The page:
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More Java Pitfalls Share Reactor - Daconta M,C.

Daconta M,C. More Java Pitfalls Share Reactor - Wiley publishing, 2003. - 476 p.
ISBN: 0-471-23751-5
Download (direct link): morejavapitfallssharereactor2003.pdf
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The worst performance for call setup revolved around the clients where calls were determined at runtime, or where stubs were generated at runtime. The DII with call lookups example in Listing 48.6 and the dynamic proxy example in Listing
48.4 were approximately 2.5 times slower in performance for pre-invocation setup. Both of those clients downloaded the WSDL. The dynamic proxy example was slightly slower because of the generation of the stubs on the fly, but they were quite similar in speed.
428 Item 48
Table 48.1 Table of Results: Pre-invocation Times
LISTING 48.3 (PRECOMPILED STUBS) LISTING 48.4 (DYNAMIC PROXY GENERATION) LISTING 48.5 (DII HARDCODED) LISTING 48.6 (DII - WITH CALL LOOKUPS)
Run 1 590 ms 1683 ms 591 ms 1642 ms
Run 2 601 ms 1683 ms 581 ms 1653 ms
Run 3 591 ms 1672 ms 591 ms 1643 ms
Run 4 591 ms 1672 ms 581 ms 1633 ms
Run 5 591 ms 1783 ms 581 ms 1643 ms
Run 6 601 ms 1663 ms 591 ms 1653 ms
Run 7 591 ms 1692 ms 601 ms 1642 ms
Run 8 591 ms 1713 ms 601 ms 1663 ms
Run 9 591 ms 1672 ms 590 ms 1662 ms
Run 10 591 ms 1682 ms 641 ms 1662 ms
Run 11 641 ms 1662 ms 581 ms 1632 ms
Run 12 591 ms 1683 ms 581 ms 1642 ms
Run 13 591 ms 1722 ms 591 ms 1642 ms
Run 14 581 ms 1692 ms 631 ms 1642 ms
Run 15 591 ms 1682 ms 591 ms 1692 ms
Average Time 594.9333333 ms 1690.4 ms 594.9333333 ms 1649.733333 ms
Conclusion
Our simple example has shown that there is obviously a trade-off between the dynamic features of JAX-RPC and performance. Imagine if we needed to write a client application for working with multiple Web services, or a complex Web service with pages and pages of WSDL. The performance implications of doing everything dynamically—just because those techniques are available—would be awful. Just because you can do things dynamically doesn't necessarily mean you should do things dynamically with JAX-RPC. If there is a reason, do it. When in doubt, use precompiled stubs—your code will look prettier—and if your Web service's interface changes, you will simply need to recompile your client.
Get Your Beans Off My Filesystem! 429
Item 49: Get Your Beans Off My Filesystem!
It is easy to overlook best practices for J2EE because some habits of using the Java 2 Standard Edition die hard. When designing Enterprise JavaBeans solutions, it is sometimes easy to forget what type of programming should not be done. We know, for example, that spawning threads within beans is a big no-no, because we understand that the EJB container handles all threading issues. Oftentimes, however, we overlook the pitfalls that await us when we use the java.io classes to access files in the filesystem.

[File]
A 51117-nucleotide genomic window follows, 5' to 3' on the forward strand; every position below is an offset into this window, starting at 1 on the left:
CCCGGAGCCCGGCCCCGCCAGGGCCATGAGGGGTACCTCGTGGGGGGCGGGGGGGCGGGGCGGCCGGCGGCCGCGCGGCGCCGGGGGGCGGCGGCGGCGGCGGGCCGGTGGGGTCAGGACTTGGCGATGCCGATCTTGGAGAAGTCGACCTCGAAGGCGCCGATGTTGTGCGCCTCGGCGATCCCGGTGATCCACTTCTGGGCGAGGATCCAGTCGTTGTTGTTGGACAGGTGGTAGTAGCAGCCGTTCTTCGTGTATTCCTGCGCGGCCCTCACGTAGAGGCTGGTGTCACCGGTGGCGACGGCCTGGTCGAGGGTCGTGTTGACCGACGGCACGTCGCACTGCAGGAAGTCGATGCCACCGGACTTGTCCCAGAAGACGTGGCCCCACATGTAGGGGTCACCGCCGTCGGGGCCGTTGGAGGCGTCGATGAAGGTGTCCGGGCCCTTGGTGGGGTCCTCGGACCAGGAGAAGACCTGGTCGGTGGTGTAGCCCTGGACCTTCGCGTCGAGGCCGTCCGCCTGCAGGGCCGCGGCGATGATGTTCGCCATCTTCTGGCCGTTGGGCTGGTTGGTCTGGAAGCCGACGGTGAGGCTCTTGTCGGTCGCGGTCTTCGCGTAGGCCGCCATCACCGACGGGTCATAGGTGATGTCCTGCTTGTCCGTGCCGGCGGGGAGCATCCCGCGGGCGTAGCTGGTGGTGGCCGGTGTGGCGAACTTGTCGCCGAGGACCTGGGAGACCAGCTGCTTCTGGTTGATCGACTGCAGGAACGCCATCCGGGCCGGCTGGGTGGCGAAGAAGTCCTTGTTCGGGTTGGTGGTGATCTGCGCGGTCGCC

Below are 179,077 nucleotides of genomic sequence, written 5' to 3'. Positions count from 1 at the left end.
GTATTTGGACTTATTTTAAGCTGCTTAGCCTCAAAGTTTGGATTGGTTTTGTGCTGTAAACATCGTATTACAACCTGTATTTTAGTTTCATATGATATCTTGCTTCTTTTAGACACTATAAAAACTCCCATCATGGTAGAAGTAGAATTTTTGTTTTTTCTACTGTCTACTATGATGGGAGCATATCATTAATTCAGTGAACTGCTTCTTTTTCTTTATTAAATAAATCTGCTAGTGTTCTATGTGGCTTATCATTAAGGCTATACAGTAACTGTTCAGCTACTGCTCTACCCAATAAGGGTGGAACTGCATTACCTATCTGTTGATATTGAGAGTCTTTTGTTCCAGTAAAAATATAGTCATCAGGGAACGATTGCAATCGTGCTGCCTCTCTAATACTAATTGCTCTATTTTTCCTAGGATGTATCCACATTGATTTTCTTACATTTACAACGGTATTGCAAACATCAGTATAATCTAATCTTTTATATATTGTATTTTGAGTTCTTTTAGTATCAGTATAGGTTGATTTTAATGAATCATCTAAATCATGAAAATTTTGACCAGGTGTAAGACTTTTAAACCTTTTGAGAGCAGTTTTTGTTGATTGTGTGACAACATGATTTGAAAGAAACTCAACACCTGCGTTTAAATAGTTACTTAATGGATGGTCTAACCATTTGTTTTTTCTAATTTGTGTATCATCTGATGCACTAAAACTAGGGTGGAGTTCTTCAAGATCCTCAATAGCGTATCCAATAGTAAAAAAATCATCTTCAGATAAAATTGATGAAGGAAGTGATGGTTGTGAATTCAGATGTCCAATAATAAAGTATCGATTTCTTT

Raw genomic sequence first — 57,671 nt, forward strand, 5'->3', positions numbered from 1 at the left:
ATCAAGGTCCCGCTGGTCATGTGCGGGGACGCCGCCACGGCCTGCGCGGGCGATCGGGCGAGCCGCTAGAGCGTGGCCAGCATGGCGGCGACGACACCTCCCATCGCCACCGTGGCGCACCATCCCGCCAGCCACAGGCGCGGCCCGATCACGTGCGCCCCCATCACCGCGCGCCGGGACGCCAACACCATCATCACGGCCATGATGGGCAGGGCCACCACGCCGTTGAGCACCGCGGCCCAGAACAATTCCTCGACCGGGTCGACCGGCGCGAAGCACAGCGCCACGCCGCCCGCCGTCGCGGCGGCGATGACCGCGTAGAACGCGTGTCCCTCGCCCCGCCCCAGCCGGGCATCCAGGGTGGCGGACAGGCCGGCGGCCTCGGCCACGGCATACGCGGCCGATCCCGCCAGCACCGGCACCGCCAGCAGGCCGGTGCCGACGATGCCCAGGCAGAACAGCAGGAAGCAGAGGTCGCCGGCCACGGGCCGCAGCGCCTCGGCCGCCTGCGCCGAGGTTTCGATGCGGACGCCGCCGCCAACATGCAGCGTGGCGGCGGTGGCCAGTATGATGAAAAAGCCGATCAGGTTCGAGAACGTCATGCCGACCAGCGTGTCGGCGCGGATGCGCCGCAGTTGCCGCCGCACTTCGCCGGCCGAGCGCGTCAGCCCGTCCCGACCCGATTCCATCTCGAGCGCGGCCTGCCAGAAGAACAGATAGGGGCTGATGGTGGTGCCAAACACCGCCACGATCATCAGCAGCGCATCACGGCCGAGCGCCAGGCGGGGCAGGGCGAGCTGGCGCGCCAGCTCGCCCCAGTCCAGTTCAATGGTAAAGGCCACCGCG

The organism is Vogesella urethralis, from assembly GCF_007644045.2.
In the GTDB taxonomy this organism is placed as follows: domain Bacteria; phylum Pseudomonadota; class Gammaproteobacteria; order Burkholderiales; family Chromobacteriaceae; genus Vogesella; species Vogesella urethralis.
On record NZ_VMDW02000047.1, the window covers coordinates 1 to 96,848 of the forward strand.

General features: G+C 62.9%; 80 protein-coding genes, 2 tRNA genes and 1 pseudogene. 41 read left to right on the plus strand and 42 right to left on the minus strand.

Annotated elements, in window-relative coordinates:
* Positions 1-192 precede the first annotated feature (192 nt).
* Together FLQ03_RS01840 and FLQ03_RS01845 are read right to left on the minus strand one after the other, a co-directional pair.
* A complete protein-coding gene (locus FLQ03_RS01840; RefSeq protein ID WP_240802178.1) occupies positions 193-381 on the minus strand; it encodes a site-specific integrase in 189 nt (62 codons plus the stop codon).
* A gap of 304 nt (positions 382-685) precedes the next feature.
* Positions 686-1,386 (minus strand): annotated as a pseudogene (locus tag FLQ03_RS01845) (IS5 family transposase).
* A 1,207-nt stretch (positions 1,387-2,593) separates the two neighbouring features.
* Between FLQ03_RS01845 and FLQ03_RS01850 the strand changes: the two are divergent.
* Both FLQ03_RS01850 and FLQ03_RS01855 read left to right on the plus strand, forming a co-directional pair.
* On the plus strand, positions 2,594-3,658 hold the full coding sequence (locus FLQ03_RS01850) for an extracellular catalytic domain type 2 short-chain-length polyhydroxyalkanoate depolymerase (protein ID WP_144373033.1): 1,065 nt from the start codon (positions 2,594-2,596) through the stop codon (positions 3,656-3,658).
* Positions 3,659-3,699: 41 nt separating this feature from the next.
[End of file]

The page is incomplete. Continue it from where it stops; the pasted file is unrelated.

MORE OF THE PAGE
To demonstrate this issue, we provide a very simple example of a session bean reading properties from the filesystem. In our example, a session bean is used to calculate the amount of tax that shoppers must pay when they proceed to check out. In doing so, the two-character abbreviation for the shoppers' state is passed to the bean, so the bean can calculate the approximate sales tax. Because sales tax varies from state to state, the bean reads from a local properties file with different sales tax percentages:
Salestax.AB=.04
Salestax.VA=.045
For brevity (and to do a simple demonstration of this pitfall), we are only listing two states. In our example, we assume that if a state is not in this properties file, the state has no sales tax. Listing 49.1 shows the code for our BadTaxCalculatorBean that reads the properties file. A client calling this session bean passes the purchase amount (double cost) and the two-letter state abbreviation (String state), and the tax on the purchase amount is returned. We load the properties file in our session bean's calculateTax() method, and we calculate the sales tax and return it as a double. In lines 18 to 31, we load the properties file using the java.io.FilelnputStream class and calculate the tax:
001 package 9 4 m e t i s l l a LM t i p a v a j g. r o
002
003 import java.rmi.RemoteException;
004 import javax.ejb.SessionBean;
005 import javax.ejb.SessionContext;
006 import java.util.Properties;
007 import java.io.*;
008 import javax.ejb.EJBException;
009
010
011 public class BadTaxCalculatorBean implements SessionBean
012 {
013 public double calculateTax(double cost, String state)
014 {
015 Properties p = new Properties();
016 double tax = 0;
Listing 49.1 Bean reading properties file for values (continued)
430 Item 49
017
018 try
019 {
020 p.load(new FileInputStream("C://salestax.properties"));
021: tax = Double.parseDouble(p.getProperty("Salestax." + state)) *
022 cost;
023
024 }
025 catch ( IOException e )
026 {
027 e.printStackTrace();
028
029 throw new EJBException("Can't open the properties file! "
030 + e.toString());
031: }
032
033 String taxString = p.getProperty("Salestax.” + state);
034
035 if ( taxString != null && !taxString.equals("”) )
036 {
037 tax = Double.parseDouble(taxString) * cost;
038 }
039
040 return (tax);
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